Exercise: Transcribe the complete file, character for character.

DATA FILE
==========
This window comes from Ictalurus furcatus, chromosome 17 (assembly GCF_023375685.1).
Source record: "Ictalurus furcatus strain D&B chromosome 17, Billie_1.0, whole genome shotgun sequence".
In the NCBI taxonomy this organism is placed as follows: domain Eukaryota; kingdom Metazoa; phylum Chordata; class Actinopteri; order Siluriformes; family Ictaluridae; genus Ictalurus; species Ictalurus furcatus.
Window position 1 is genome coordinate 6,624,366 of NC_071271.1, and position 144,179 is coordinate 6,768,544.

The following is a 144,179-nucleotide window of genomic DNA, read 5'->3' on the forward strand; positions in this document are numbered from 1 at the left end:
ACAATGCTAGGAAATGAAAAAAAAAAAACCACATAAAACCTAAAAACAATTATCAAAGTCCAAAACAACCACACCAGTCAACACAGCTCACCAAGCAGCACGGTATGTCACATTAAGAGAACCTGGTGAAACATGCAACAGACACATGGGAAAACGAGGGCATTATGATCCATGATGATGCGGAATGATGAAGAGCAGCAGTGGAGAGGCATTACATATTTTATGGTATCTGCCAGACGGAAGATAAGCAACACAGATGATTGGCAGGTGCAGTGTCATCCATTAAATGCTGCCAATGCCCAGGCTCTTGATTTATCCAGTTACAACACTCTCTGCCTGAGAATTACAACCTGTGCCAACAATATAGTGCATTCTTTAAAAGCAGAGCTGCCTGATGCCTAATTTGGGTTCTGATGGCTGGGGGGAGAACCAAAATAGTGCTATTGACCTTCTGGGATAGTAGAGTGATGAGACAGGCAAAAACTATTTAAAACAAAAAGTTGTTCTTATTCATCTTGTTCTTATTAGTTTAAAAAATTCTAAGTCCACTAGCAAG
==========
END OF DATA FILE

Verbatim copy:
This window comes from Ictalurus furcatus, chromosome 17 (assembly GCF_023375685.1).
Source record: "Ictalurus furcatus strain D&B chromosome 17, Billie_1.0, whole genome shotgun sequence".
In the NCBI taxonomy this organism is placed as follows: domain Eukaryota; kingdom Metazoa; phylum Chordata; class Actinopteri; order Siluriformes; family Ictaluridae; genus Ictalurus; species Ictalurus furcatus.
Window position 1 is genome coordinate 6,624,366 of NC_071271.1, and position 144,179 is coordinate 6,768,544.

The following is a 144,179-nucleotide window of genomic DNA, read 5'->3' on the forward strand; positions in this document are numbered from 1 at the left end:
ACAATGCTAGGAAATGAAAAAAAAAAAACCACATAAAACCTAAAAACAATTATCAAAGTCCAAAACAACCACACCAGTCAACACAGCTCACCAAGCAGCACGGTATGTCACATTAAGAGAACCTGGTGAAACATGCAACAGACACATGGGAAAACGAGGGCATTATGATCCATGATGATGCGGAATGATGAAGAGCAGCAGTGGAGAGGCATTACATATTTTATGGTATCTGCCAGACGGAAGATAAGCAACACAGATGATTGGCAGGTGCAGTGTCATCCATTAAATGCTGCCAATGCCCAGGCTCTTGATTTATCCAGTTACAACACTCTCTGCCTGAGAATTACAACCTGTGCCAACAATATAGTGCATTCTTTAAAAGCAGAGCTGCCTGATGCCTAATTTGGGTTCTGATGGCTGGGGGGAGAACCAAAATAGTGCTATTGACCTTCTGGGATAGTAGAGTGATGAGACAGGCAAAAACTATTTAAAACAAAAAGTTGTTCTTATTCATCTTGTTCTTATTAGTTTAAAAAATTCTAAGTCCACTAGCAAG